Technion hosts supporters, students


The St. Louis Chapter of the American Technion Society welcomed two Technion students and one professor, who spoke about their work at the esteemed university and their appreciation for the support the school has received from St. Louis and Jewish communities around the world.

At Westwood Country Club on Thursday evening, ATS supporters were able to meet doctoral candidates Nir Haimovich and Haneen Farah, and Marcelle Machluf, an associate professor at the Technion.

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The students and professor are traveling to six cities across the country to meet with local chapters of ATS.

Farah told the supporters that her work has focused on transportation safety. “With over 500 automobile fatalities each year — which is a lot for a country of only 7 million people — I wanted to see what I could do to help to prevent head-on collisions, which makes up 20 percent of traffic fatalities in Israel,” she said. Farah, who was born in Nazareth, said that especially in the north and south of Israel, roads are often two lanes.

Farah is currently in her final year of her doctorate at the Technion Faculty of Civil and Environmental Engineering’s Department of Transportation and Geo-Information.

Farah worked to develop tests that help researchers better understand drivers’ behavior, by creating a driving simulator, which measured test subjects’ reactions to changing driving conditions. The simulations and test data can give engineers better crash prediction models for transportation infrastructure.

Haimovich is a doctoral candidate in the Technion’s chemical engineering department. He said he decided to pursue his post-graduate studies during his eight-month recuperation from serious leg injuries he sustained while serving in the Israel Defense Forces.

After pursuing his master’s degree part-time, he rejoined the IDF. In 2006, he said he “decided that in order to seriously pursue my graduate studies, I had to look at it as a full-time job.”

So, he devoted himself to his studies and is currently working on his Ph.D. His research focuses on thermal battery modeling and design. He said thermal batteries are used in aerospace and military equipment that requires compact, high-power electrical capacity. Thermal batteries are used in fighter planes’ ejector seats, satellites, and guided missiles among others.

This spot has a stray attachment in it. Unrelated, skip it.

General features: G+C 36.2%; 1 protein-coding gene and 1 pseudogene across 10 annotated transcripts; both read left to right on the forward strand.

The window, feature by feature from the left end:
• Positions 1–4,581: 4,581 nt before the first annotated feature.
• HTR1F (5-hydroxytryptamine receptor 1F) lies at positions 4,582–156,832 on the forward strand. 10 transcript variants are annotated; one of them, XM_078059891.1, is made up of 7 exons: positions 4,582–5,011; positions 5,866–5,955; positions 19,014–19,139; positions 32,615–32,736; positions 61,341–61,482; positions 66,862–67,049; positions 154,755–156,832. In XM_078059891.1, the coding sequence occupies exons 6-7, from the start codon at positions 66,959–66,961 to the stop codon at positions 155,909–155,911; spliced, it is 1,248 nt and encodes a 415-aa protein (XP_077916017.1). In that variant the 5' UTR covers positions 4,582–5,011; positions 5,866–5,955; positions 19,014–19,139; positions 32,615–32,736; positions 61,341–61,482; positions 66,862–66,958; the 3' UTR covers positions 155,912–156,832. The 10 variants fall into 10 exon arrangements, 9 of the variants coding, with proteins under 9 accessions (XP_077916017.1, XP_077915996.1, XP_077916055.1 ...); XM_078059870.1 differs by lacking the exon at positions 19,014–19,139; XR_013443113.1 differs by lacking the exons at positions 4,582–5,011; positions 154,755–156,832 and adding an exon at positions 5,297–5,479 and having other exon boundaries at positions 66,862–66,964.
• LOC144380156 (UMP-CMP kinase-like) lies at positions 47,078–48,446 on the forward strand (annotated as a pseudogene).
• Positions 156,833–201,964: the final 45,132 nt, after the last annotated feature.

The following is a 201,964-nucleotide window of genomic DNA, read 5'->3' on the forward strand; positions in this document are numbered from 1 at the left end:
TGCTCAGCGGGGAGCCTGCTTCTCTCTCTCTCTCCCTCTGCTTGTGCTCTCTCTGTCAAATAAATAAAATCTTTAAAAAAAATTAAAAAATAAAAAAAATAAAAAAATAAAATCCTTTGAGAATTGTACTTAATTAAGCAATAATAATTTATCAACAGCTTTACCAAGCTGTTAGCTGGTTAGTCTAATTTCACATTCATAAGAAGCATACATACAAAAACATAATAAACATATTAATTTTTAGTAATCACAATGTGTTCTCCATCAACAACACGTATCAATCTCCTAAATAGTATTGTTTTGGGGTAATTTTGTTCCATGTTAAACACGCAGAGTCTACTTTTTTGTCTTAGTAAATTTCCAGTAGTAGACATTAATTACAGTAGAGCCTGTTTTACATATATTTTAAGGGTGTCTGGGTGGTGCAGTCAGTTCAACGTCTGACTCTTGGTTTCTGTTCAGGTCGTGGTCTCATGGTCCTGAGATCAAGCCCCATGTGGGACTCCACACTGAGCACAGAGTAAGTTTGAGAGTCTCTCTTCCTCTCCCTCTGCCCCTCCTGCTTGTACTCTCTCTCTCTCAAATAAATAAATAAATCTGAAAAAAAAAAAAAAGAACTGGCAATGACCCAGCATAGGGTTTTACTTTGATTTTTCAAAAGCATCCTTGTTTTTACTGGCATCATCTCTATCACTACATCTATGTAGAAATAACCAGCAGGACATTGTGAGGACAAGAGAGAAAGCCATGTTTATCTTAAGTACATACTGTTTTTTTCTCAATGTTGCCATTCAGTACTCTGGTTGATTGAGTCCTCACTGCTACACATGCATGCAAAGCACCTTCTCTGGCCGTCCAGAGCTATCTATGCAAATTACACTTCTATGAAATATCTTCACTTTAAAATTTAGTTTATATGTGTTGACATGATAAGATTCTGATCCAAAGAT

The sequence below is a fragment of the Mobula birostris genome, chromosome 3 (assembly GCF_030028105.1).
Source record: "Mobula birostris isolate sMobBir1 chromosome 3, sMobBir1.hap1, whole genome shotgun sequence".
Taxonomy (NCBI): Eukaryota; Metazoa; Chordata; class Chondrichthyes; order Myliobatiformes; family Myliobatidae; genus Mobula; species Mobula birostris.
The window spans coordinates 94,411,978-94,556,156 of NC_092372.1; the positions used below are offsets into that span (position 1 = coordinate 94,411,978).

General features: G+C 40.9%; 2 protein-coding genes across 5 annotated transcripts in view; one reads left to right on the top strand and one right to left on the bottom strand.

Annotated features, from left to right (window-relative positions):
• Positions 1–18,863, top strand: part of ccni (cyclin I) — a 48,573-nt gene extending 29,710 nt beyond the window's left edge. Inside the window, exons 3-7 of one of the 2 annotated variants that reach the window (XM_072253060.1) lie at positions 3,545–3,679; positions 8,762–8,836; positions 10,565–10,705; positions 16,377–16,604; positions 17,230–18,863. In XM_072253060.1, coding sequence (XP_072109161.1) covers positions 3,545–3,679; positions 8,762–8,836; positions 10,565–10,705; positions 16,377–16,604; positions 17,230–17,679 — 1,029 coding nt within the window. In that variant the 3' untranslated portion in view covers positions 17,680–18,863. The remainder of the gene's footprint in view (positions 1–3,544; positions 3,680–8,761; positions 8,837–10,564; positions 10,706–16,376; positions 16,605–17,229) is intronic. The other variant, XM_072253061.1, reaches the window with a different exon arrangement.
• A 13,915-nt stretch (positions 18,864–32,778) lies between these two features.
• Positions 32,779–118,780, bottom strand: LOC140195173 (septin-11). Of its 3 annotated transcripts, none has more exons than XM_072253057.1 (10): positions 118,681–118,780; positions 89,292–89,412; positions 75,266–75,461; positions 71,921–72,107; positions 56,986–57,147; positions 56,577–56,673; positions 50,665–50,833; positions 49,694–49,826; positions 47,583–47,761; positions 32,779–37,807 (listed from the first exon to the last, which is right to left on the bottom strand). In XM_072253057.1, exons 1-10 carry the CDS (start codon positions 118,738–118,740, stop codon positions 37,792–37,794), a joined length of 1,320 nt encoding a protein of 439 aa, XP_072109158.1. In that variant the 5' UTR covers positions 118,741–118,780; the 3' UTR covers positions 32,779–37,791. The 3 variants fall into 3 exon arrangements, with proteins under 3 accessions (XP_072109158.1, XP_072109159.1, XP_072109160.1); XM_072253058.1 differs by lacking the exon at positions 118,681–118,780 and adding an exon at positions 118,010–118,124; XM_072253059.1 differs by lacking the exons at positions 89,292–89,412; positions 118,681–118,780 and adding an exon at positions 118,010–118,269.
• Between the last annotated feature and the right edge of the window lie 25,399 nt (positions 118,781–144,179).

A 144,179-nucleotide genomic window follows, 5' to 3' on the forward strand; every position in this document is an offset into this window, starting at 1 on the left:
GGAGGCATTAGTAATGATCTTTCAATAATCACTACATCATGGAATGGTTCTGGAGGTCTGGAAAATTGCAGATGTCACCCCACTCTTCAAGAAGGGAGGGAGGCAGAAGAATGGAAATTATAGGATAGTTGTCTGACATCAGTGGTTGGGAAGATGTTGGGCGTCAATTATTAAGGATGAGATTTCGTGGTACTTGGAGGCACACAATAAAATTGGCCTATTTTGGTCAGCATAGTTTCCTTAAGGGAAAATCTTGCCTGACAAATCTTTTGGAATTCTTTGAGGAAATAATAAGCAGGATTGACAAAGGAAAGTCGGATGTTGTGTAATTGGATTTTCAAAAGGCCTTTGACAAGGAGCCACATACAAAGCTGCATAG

Both students said they were thankful for the assistance the school receives from donors around the world.

“I would like to thank you, each and every one of you, for helping people like me to discover what we can do. ,” Haimovich said.

June Wolff, president of the St. Louis Chapter of ATS, said the students’ stories emphasized the need for continued support of the school.

Wolff noted that professors at the Technion, which lacks the deep endowment of comparable U.S. universities, are producing world-class results.

“The professors who choose to work at the Technion.are producing amazing results, equivalent to any university, including Harvard University,” she said. “It’s because of people like you in this room who support these students and this professor and so many other people working and developing new things in Haifa. It’s because of support from people like us in the world that these people are able to show that Israeli people can make amazing contributions to the world as far as science and technology.”

To close, she thanked the visitors from the Technion.

“Thank you from all of us in the diaspora for making us very proud,” Wolff said.

Nationally, the American Technion Society has raised more than $1 billion for the Technion since its inception, according to Jack Cohen, the St. Louis Chapter’s director.

At the event, Wolff also announced that Diana Iskiwitch had been named vice president of the St. Louis Chapter of ATS.